Most of the state's $44 billion state budget is locked into funding for roads, health care, and other programs that can't be cut, leaving only a relatively few programs, such as funds for cities, that can take the hit.
''Some would argue that we ought not to use the stimulus. But after meeting with members of the Legislature, I think this $304 million was as much as anyone could swallow'' in cuts to the $7.4 billion general fund, he said.
''Clearly there are cuts here that I took no pride in making, and you take no pride in voting for,'' Emerson added. ''The cuts here are devastating. ... (But) while these are harmful cuts, even tougher decisions are being made every day by your constituents.''
Emerson said he'd like to use the furlough days to shut down state government one day a week through the spring and summer to save money. Most union contracts allow the state to furlough employees for up to six days without reopening contracts, and talks are taking place with the unions to try to get everyone to take the same days off.
The state police and essential operations such as prisons wouldn't be shut down on furlough days. But corrections employees who aren't prison guards will be required to take the days off.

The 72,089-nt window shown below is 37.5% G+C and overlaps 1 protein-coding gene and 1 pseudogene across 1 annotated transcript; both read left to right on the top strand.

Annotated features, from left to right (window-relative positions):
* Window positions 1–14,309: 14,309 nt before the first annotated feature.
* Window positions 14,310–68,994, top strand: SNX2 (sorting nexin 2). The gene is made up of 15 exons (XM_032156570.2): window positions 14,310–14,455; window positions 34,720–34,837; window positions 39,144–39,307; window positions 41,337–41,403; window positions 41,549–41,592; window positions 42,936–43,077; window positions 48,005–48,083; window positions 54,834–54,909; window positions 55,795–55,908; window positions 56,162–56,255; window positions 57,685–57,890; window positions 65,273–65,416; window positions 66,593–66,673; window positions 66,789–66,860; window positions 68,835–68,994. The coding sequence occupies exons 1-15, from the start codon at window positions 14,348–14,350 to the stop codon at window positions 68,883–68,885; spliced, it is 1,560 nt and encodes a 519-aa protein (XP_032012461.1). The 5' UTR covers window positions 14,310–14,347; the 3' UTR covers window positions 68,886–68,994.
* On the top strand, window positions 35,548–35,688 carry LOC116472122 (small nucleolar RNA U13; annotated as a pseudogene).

Emerson warned that more bad news could plunge the state into an even bigger hole. The state has seen a 21 percent drop in its general fund revenues this year over last, which could cost the state nearly $2 billion by the end of the fiscal year. But revenues could fall even farther if General Motors Corp. heads into bankruptcy as Chrysler LLC did last week.
''There is not much good news going on in the state of Michigan right now,'' Emerson said.
Lawmakers asked if another executive order will be necessary after the May 15 revenue estimating conference, since revenues are likely to keep falling. Emerson said he hopes that won't be needed - but he knows GM's troubles could throw those hopes out the window.
Some lawmakers said they'd like to restore at least a portion of the jobs, services and payments cut in the executive order when the next budget year starts Oct. 1. But Emerson warned that may not be possible if the state continues to take in far less in revenue because of the poor economy. Sales, income, business, real estate, casino and lottery tax revenues all are down.
The state's economy shows no signs of a turnaround anytime soon. The 346,000 motor vehicle transportation jobs Michigan had in 2000 dwindled to 172,000 last year. Emerson said he expects the automotive sector will employ only 82,000 workers next year, leaving a gaping hole in the state's economic fabric.
Senate Appropriations Committee Chairman Ron Jelinek, R-Three Oaks, was one of 16 committee members who voted for the cuts. He said everyone ''had to bite the bullet and do the tough vote.''
But Democratic Sens. Irma Clark-Coleman of Detroit and Martha Scott of Highland Park opposed the executive order. Clark-Coleman said the cuts will be devastating for the city of Detroit and the Detroit Medical Center, which treats a large number of the uninsured.
The House Appropriations Committee passed the executive order 27-4.